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Our View: Let police protect themselves -- and us

No matter who you might blame, you'd be hard-pressed to deny there were boiled-over tensions, raw emotions, and, subsequently, violence that marred last year's pipeline protests at Standing Rock in South Dakota.

With clashes between law enforcement and those calling themselves "water protectors" already escalating here in the Northland over Enbridge's proposed Line 3 Replacement Project, Duluth Police can be supported in its attempts to take necessary, "just in case" steps to protect officers — who then would still be able to protect us as well as those protesters who choose to demonstrate peacefully.

The Duluth Police Department plans to purchase more than $125,000 of equipment over the next two years, pieces like helmets, leg pads, knee pads, chest protectors, elbow pads and other gear officers can don during dangerous situations. Those plans were discussed at a recent budget presentation with Duluth City Council members and Police Chief Mike Tusken. A News Tribune story about the presentation was in Monday's paper.

Even though the initial, $83,700, first-year purchase of the gear was included in a budget passed by councilors, the actual expenditure still requires council action. That can come after an inclusive and appropriate public-input process.

"In Duluth we've got a long history of engagement and public dialog. ... On an issue with a lot of passion, we can wait to hear everyone's comments," Tusken said in an interview with the News Tribune Opinion page this week. "The greatest resource our police department has are the people in this community."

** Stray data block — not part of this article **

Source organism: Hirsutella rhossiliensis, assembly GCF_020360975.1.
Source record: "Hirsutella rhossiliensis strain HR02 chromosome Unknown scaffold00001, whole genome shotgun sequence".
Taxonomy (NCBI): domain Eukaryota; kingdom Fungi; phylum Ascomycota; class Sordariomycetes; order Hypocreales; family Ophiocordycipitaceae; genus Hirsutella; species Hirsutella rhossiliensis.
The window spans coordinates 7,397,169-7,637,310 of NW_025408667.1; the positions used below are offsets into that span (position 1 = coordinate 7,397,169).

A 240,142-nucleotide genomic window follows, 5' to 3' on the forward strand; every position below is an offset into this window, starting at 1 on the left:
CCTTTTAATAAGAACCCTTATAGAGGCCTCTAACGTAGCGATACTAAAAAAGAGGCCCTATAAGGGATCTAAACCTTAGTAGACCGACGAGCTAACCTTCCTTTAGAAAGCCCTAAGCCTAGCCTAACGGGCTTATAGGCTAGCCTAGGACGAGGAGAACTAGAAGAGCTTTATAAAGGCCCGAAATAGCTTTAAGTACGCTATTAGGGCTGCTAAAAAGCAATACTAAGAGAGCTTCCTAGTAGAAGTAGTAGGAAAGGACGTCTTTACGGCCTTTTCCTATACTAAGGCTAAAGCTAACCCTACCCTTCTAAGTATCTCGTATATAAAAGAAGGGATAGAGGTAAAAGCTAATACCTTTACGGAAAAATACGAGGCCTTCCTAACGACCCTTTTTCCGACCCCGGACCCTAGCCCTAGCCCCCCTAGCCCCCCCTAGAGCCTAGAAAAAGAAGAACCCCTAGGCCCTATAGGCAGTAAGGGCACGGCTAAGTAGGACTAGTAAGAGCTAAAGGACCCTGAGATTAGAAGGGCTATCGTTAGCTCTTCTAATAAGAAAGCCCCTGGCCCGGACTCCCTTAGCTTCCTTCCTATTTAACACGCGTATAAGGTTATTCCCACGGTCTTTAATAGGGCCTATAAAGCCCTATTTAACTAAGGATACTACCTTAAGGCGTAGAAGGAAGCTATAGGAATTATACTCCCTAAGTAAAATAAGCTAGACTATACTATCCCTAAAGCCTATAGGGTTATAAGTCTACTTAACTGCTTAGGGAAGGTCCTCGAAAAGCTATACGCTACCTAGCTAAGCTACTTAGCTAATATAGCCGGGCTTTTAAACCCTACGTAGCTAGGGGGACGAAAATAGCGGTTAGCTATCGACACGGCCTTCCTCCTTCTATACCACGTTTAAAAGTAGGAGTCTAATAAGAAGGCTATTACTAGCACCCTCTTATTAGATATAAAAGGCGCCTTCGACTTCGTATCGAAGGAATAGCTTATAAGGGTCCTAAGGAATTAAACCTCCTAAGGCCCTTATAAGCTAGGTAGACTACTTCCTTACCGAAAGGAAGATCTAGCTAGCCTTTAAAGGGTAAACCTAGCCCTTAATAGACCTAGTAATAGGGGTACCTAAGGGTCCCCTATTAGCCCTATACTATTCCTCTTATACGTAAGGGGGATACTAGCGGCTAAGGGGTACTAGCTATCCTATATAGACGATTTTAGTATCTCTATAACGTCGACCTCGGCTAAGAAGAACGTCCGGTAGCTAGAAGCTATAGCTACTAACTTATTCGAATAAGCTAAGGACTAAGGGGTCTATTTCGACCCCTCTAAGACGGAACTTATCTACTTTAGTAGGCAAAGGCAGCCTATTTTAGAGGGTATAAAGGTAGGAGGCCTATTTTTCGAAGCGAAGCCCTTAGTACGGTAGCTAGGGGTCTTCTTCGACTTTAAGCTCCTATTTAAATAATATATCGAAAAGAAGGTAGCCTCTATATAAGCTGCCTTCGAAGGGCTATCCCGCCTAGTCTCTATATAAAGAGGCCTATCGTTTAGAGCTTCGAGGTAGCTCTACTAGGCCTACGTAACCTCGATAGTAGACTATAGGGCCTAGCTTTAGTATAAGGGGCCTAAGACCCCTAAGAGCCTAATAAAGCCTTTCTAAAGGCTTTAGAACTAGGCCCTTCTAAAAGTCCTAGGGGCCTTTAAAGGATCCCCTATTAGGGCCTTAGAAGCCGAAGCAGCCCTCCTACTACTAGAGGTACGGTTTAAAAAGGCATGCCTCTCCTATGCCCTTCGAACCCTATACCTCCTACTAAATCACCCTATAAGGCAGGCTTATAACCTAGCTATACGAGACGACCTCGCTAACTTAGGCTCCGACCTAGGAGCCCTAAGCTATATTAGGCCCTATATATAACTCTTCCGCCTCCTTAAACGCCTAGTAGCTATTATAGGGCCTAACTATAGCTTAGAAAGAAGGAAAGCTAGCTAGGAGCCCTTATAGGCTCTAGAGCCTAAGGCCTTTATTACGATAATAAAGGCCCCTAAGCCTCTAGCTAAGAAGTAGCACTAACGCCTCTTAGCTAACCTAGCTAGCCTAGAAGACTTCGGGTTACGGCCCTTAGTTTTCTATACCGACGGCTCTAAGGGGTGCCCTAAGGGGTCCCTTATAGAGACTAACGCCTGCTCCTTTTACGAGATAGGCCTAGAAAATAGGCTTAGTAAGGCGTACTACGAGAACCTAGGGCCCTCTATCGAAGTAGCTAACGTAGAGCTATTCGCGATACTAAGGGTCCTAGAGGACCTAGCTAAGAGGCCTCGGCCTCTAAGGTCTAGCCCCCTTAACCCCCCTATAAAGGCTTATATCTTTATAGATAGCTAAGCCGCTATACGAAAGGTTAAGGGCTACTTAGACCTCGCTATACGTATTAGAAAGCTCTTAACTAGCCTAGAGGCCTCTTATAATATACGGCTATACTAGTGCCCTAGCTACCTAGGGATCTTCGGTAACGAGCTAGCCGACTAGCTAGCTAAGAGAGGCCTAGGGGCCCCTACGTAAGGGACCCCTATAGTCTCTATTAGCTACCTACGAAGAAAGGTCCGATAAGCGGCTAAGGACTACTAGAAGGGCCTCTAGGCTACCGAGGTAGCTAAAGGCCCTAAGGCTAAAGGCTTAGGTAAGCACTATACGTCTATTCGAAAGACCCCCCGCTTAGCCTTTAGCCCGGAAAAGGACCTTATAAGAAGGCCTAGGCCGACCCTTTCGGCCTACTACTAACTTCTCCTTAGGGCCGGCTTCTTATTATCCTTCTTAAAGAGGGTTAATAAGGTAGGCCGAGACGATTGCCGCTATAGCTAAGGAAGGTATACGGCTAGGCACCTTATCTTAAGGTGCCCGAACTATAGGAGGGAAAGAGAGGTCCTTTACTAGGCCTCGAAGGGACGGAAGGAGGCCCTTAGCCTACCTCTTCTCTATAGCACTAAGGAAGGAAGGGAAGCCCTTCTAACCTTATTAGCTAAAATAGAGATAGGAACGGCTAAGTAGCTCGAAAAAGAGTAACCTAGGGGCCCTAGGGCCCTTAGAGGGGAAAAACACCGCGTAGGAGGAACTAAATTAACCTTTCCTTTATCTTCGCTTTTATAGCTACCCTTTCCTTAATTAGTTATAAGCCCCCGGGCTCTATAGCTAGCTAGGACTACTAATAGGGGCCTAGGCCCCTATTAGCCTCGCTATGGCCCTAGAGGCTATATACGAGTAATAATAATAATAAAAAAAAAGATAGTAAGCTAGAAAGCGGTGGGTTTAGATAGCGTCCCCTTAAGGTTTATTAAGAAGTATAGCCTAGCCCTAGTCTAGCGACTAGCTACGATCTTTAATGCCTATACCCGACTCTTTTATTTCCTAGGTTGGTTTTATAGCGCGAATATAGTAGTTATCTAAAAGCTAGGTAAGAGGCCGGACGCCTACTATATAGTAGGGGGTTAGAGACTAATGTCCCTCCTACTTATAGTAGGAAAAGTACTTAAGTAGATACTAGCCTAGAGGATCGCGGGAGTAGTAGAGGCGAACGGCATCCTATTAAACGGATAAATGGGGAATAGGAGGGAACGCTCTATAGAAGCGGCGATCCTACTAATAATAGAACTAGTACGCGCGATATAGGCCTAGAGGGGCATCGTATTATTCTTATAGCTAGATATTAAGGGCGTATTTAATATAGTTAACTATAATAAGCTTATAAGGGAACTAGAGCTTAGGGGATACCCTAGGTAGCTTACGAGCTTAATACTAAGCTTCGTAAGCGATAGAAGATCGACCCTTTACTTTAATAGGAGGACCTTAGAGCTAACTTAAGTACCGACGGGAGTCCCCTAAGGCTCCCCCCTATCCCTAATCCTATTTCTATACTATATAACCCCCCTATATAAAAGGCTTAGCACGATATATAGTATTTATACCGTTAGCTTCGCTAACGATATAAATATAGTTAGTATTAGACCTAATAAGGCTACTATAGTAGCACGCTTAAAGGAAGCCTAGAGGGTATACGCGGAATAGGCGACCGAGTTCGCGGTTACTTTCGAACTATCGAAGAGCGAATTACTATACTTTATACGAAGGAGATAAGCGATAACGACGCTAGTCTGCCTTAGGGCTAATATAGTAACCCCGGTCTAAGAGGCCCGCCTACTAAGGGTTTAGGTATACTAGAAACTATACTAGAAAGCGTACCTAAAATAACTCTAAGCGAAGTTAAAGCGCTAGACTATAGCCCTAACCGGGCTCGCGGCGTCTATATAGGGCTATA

Those in the community and from elsewhere who may fear that the mere presence of the new protective equipment could prove too tempting for Duluth officers, causing them to escalate what otherwise might be nonvolatile situations, can take comfort in Tusken's reassurances to the contrary. He gets it.

"It doesn't mean that because we have this equipment, we'll necessarily feel the need to use it, because any time you deploy your officers in that equipment, it's usually as the result of an extremely dangerous situation. So we would not deploy this gear lightly, because sometimes it does in fact aggravate what might otherwise be a peaceful First Amendment protest," the chief said in Monday's story. "But recently, in the last two years, we've seen the inability of police to be able to maintain peace and order in what started out as peaceable First Amendment rights protests that have gone in a terribly bad direction."

Reassurance that the equipment wouldn't be misused here is also in the most recent time Duluth police put on such gear. That was in 2012 when white supremacists clashed with a large group of counter-protesters at the Duluth Civic Center. Police talked to both sides first, urging peace, but, almost immediately, snowballs started flying. Quick arrests quelled emotions.

"Just think if we did nothing, and then that escalated," Tusken said. "We made sure our officers were in regular uniform. We did give them helmets and eye protection, but otherwise, we didn't have riot batons. We didn't have shields. We didn't want to have the appearance of expecting a fight, because sometimes the psychology is, 'Look at the cops. They're looking for a fight,' and (then) of course there's going to be one, right?"

Not with appropriate police response, the sort Duluth's department demonstrated that day.

Appropriate equipment is needed, too, even if, hopefully, it never has to be used.

"The best way to look at this (purchase of gear) is as an insurance policy for us at a time when we're seeing more demonstrations," Tusken said in Monday's paper. "We need to be better positioned if we have civil disturbances to better respond and keep not only of course our citizens safe but also our officers."

The expenditure is a small price to pay to ensure such safety.